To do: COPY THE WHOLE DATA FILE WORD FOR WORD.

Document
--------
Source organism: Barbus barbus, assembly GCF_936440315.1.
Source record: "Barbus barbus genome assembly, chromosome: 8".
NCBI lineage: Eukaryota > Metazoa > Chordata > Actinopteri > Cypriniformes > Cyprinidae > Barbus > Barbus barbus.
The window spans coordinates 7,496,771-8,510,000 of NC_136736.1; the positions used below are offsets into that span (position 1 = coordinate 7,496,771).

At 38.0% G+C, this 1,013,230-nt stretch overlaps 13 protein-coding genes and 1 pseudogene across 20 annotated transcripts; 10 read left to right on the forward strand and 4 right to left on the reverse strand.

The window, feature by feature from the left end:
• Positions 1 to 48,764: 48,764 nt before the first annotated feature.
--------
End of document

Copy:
Source organism: Barbus barbus, assembly GCF_936440315.1.
Source record: "Barbus barbus genome assembly, chromosome: 8".
NCBI lineage: Eukaryota > Metazoa > Chordata > Actinopteri > Cypriniformes > Cyprinidae > Barbus > Barbus barbus.
The window spans coordinates 7,496,771-8,510,000 of NC_136736.1; the positions used below are offsets into that span (position 1 = coordinate 7,496,771).

At 38.0% G+C, this 1,013,230-nt stretch overlaps 13 protein-coding genes and 1 pseudogene across 20 annotated transcripts; 10 read left to right on the forward strand and 4 right to left on the reverse strand.

The window, feature by feature from the left end:
• Positions 1 to 48,764: 48,764 nt before the first annotated feature.